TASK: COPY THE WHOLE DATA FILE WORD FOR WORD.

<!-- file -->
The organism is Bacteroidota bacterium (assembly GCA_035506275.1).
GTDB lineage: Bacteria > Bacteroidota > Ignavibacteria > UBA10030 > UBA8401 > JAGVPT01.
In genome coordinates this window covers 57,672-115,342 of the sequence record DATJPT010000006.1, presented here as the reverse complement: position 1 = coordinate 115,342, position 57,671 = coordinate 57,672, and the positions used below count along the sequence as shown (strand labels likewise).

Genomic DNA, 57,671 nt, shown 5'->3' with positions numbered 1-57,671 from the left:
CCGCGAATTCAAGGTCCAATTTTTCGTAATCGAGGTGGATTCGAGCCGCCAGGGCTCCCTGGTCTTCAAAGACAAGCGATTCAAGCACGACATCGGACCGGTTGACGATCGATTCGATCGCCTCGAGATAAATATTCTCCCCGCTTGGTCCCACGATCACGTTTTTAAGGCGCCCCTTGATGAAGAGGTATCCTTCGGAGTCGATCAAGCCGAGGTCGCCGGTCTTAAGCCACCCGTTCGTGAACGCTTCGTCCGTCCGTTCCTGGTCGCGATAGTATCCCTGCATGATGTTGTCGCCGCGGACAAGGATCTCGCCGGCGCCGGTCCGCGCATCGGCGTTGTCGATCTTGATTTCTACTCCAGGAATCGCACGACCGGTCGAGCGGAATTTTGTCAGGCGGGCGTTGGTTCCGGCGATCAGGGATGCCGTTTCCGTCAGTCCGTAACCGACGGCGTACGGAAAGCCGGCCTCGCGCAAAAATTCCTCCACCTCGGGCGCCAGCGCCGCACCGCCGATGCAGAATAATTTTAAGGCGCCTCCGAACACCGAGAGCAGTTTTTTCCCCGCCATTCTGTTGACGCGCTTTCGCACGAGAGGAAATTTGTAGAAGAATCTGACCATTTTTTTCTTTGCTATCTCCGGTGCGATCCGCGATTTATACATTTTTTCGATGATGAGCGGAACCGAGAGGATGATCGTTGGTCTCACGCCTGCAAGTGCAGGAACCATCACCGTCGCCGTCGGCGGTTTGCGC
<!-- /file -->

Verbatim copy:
The organism is Bacteroidota bacterium (assembly GCA_035506275.1).
GTDB lineage: Bacteria > Bacteroidota > Ignavibacteria > UBA10030 > UBA8401 > JAGVPT01.
In genome coordinates this window covers 57,672-115,342 of the sequence record DATJPT010000006.1, presented here as the reverse complement: position 1 = coordinate 115,342, position 57,671 = coordinate 57,672, and the positions used below count along the sequence as shown (strand labels likewise).

Genomic DNA, 57,671 nt, shown 5'->3' with positions numbered 1-57,671 from the left:
CCGCGAATTCAAGGTCCAATTTTTCGTAATCGAGGTGGATTCGAGCCGCCAGGGCTCCCTGGTCTTCAAAGACAAGCGATTCAAGCACGACATCGGACCGGTTGACGATCGATTCGATCGCCTCGAGATAAATATTCTCCCCGCTTGGTCCCACGATCACGTTTTTAAGGCGCCCCTTGATGAAGAGGTATCCTTCGGAGTCGATCAAGCCGAGGTCGCCGGTCTTAAGCCACCCGTTCGTGAACGCTTCGTCCGTCCGTTCCTGGTCGCGATAGTATCCCTGCATGATGTTGTCGCCGCGGACAAGGATCTCGCCGGCGCCGGTCCGCGCATCGGCGTTGTCGATCTTGATTTCTACTCCAGGAATCGCACGACCGGTCGAGCGGAATTTTGTCAGGCGGGCGTTGGTTCCGGCGATCAGGGATGCCGTTTCCGTCAGTCCGTAACCGACGGCGTACGGAAAGCCGGCCTCGCGCAAAAATTCCTCCACCTCGGGCGCCAGCGCCGCACCGCCGATGCAGAATAATTTTAAGGCGCCTCCGAACACCGAGAGCAGTTTTTTCCCCGCCATTCTGTTGACGCGCTTTCGCACGAGAGGAAATTTGTAGAAGAATCTGACCATTTTTTTCTTTGCTATCTCCGGTGCGATCCGCGATTTATACATTTTTTCGATGATGAGCGGAACCGAGAGGATGATCGTTGGTCTCACGCCTGCAAGTGCAGGAACCATCACCGTCGCCGTCGGCGGTTTGCGC